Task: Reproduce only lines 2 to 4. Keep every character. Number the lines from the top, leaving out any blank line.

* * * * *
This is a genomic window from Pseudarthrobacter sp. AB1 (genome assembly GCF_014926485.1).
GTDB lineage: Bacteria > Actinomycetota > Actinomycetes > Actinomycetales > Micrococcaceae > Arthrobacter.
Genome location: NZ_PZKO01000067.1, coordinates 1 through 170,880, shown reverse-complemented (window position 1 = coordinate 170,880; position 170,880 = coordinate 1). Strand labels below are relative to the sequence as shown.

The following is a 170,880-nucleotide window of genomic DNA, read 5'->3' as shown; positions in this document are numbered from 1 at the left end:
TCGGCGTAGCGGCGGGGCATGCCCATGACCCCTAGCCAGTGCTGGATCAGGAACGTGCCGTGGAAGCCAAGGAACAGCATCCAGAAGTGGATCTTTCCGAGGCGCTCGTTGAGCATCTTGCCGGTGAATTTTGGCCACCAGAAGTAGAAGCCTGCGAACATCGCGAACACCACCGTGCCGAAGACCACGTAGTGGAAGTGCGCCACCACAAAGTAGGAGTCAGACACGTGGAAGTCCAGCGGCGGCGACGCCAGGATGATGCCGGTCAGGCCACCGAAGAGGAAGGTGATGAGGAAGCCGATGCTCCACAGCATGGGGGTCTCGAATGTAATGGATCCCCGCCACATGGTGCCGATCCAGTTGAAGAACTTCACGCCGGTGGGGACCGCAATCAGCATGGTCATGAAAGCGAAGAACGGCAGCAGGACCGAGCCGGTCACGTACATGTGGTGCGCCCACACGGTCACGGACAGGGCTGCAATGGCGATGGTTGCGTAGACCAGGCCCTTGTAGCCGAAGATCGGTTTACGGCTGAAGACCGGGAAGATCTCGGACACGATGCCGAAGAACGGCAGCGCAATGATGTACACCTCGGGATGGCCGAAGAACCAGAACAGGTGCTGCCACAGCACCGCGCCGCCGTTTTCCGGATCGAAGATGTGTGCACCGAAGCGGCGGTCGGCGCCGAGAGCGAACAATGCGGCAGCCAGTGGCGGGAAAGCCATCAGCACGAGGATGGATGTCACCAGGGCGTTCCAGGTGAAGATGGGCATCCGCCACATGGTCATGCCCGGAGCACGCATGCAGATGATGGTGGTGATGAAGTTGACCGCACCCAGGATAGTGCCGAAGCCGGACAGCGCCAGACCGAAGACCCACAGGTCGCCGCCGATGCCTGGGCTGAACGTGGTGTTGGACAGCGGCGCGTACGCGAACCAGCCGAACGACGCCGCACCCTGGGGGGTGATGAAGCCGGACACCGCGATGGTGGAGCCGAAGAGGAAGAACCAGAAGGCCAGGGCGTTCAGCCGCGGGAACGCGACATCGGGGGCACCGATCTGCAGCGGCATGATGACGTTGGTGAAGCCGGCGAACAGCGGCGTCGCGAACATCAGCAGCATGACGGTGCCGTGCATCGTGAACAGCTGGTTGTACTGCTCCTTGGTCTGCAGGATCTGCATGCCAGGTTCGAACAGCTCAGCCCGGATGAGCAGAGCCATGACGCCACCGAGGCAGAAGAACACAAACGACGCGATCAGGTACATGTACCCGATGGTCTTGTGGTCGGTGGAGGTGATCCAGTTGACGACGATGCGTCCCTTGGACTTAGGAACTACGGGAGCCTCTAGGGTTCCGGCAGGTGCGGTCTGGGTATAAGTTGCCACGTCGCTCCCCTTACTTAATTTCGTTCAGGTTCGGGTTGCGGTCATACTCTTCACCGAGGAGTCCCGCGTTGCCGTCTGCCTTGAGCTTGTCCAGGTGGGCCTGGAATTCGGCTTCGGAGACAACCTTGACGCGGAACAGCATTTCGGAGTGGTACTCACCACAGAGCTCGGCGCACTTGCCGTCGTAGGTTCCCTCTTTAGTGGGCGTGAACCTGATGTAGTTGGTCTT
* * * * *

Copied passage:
GTDB lineage: Bacteria > Actinomycetota > Actinomycetes > Actinomycetales > Micrococcaceae > Arthrobacter.
Genome location: NZ_PZKO01000067.1, coordinates 1 through 170,880, shown reverse-complemented (window position 1 = coordinate 170,880; position 170,880 = coordinate 1). Strand labels below are relative to the sequence as shown.

The following is a 170,880-nucleotide window of genomic DNA, read 5'->3' as shown; positions in this document are numbered from 1 at the left end: